Black and grey tattoos certainly can’t be considered a separate style. However, unlike colored tattoos, black and grey ones have a fairly large crowd of fans. It’s about people who consider only black and grey works for them.
The reason is both aesthetic and practical. It is believed that B&W stuff is much more durable, unaffected by sunlight and other external effects on the skin. In our time, black paint doesn’t change color much as it was before, because the time, when any “tattoo” acquired a green tint after a couple of years, passed.
In addition, the black and grey direction combines several large layers.
The first of them is inscriptions. Indeed, names, hieroglyphs, catch phrases in different languages, figures and other calligraphic symbols are rarely depicted in color. Traditionally, the images are black and grey. The second large layer is ornaments. These are the most ancient styles, such as: island Polynesian images, Maori symbols, Celtic patterns and so on. Traditionally they are depicted in monochrome.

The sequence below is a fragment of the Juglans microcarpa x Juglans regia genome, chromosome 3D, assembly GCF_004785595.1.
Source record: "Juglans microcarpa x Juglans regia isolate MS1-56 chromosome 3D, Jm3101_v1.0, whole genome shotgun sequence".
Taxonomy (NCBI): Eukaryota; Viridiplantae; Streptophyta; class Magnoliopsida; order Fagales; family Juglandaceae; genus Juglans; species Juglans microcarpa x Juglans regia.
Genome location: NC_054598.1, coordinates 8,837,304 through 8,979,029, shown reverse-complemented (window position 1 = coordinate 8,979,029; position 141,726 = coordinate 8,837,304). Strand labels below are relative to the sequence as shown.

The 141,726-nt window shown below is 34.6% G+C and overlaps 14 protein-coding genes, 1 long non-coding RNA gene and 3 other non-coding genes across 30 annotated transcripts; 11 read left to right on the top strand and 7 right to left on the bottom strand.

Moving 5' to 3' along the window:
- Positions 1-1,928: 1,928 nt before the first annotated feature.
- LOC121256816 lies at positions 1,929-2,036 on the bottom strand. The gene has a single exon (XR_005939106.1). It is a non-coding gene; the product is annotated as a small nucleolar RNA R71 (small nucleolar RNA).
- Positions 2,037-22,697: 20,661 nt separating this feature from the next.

Another serious layer is the geometric styles, including: dotwork, linework, blackwork. Of course, there are interesting exceptions, when the work in these styles is done in color ink, but basically it’s all the same “black and grey styles”.
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